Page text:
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Inslee signs bill to eliminate Washington state’s rape kit backlog

Gov. Jay Inslee signed a bill providing millions in state funding to hire more crime lab scientists and upgrade testing equipment in an effort to eliminate a backlog of rape kits.

Governor Jay Inslee signed a bill aiming to eliminate a backlog of rape kits in Washington state. 

House Bill 1166 provides funding to hire scientists and expand state facilities to help process the estimated 10,000 untested DNA samples in the state.

“Thousands of survivors have provided evidence to law enforcement that has never been tested, even decades after the alleged crime. Survivors clearly deserve better than that from the criminal justice system,” Inslee said.

It can currently take six months to a year to process a kit, according to the Washington State Patrol. The new law requires the state to process the test within 45 days of the sample being submitted.

Rape survivor Leah Griffin testified on the bill, or similar versions, for the past four years in Olympia. She said along with changing state policy, the law sends a message to survivors. 

"It's so exciting after all these years of work to see the state legislature tell survivors, 'Your story matters,’” Griffin said.

Griffin plans on returning to the state Capitol next year to support legislation requiring more training to help detectives interview survivors of trauma. She is also frustrated some hospitals don't have anyone trained to take rape kits.

"The system is broken," said Griffin. "If it takes showing up year after year agitating for bills and making a change, that's what I'm going to keep doing."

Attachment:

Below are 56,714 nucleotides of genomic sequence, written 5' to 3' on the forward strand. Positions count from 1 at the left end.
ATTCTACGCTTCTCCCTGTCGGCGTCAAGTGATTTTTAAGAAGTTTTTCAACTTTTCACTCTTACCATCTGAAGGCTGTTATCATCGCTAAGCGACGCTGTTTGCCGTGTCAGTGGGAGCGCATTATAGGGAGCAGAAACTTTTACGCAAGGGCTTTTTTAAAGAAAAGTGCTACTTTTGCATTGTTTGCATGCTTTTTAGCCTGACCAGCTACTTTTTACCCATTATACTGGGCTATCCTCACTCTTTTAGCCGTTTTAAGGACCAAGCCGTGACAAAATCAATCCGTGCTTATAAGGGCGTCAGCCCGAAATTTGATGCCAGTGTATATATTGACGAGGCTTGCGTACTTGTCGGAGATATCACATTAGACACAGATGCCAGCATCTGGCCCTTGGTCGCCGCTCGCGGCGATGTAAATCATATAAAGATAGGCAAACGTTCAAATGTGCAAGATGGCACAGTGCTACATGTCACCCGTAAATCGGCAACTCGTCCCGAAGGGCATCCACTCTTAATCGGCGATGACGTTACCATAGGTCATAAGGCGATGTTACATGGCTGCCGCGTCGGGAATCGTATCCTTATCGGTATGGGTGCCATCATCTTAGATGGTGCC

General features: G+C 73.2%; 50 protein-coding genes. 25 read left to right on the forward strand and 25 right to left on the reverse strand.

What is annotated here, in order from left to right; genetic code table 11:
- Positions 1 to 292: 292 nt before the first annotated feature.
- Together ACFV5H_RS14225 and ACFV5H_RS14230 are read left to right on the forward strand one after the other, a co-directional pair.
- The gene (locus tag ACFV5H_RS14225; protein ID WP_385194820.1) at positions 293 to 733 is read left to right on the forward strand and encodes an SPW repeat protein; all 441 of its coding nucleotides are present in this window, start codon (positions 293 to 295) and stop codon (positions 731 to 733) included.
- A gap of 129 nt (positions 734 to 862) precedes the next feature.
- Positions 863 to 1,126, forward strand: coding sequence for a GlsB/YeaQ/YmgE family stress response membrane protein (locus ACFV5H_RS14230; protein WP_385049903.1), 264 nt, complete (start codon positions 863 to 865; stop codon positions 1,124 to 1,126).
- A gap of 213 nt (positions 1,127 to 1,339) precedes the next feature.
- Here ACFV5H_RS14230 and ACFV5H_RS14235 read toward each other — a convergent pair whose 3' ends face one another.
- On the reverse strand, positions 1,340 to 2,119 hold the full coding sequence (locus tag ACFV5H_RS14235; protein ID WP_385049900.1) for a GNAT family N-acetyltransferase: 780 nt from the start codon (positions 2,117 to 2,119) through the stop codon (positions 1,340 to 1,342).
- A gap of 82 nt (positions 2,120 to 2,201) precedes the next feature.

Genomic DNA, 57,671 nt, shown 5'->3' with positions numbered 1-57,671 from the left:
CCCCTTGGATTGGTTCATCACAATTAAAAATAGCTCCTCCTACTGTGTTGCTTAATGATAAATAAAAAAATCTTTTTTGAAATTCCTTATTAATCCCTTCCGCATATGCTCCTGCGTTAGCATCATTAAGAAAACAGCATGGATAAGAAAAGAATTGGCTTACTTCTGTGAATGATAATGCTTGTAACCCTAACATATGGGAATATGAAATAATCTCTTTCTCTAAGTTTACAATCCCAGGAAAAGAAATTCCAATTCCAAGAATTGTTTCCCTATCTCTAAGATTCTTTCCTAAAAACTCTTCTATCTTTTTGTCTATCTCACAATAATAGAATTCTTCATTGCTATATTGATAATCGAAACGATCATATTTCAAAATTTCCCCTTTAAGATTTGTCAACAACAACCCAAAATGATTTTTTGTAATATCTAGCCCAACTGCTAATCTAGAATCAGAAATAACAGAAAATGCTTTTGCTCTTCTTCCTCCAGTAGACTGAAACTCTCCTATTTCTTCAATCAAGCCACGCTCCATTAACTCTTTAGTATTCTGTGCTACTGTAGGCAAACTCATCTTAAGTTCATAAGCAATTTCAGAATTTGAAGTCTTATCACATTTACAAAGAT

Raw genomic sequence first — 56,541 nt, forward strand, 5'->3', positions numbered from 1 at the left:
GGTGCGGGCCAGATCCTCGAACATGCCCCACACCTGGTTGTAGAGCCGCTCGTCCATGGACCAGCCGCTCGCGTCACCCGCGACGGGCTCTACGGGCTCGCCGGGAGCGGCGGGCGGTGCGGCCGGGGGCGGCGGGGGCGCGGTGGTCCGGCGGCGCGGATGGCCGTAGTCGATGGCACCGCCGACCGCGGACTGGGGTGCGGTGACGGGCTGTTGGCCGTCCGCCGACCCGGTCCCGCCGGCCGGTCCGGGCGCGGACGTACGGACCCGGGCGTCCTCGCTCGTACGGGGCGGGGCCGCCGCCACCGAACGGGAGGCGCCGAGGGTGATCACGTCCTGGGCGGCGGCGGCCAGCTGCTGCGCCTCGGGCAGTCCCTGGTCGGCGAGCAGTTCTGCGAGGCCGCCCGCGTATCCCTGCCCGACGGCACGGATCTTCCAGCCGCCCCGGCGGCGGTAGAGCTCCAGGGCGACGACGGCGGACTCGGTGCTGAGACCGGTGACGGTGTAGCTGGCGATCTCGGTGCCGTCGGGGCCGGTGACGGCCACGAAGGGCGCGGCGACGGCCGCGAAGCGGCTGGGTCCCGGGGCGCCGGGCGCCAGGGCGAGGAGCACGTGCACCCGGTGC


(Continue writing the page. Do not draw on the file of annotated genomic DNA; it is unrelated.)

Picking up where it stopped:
Rape kits have proven to be effective in helping solve cases. Earlier this year, a kit linked a registered sex offender living in Florida to a 2006 rape of a Seattle girl. Because of the backlog, the rape kit wasn't tested until 2018. 

Erin Williams Hueter, the director of Lutheran Community Services, a sexual assault survivor advocacy organization, released the following statement: 

“HB 1166 is another important step forward in supporting survivors of sexual abuse and assault in Spokane. One of the most common concerns we address in the community is survivors wondering what happened to their kit, and expressing pain over the perceived lack of compassion or justice for them and any other potential victims. This legislation sends a clear message of support to survivors and justice and accountability to all. We thank the legislators who championed this work, the survivors who testified in favor of it, and all who work daily to help end this crisis.

If anyone has questions about the whereabouts of their sexual assault kit, the justice process, or simply wants help or information please call or text our crisis line to speak with a Washington Certified Crime Victim Advocate at 509.624.7273.”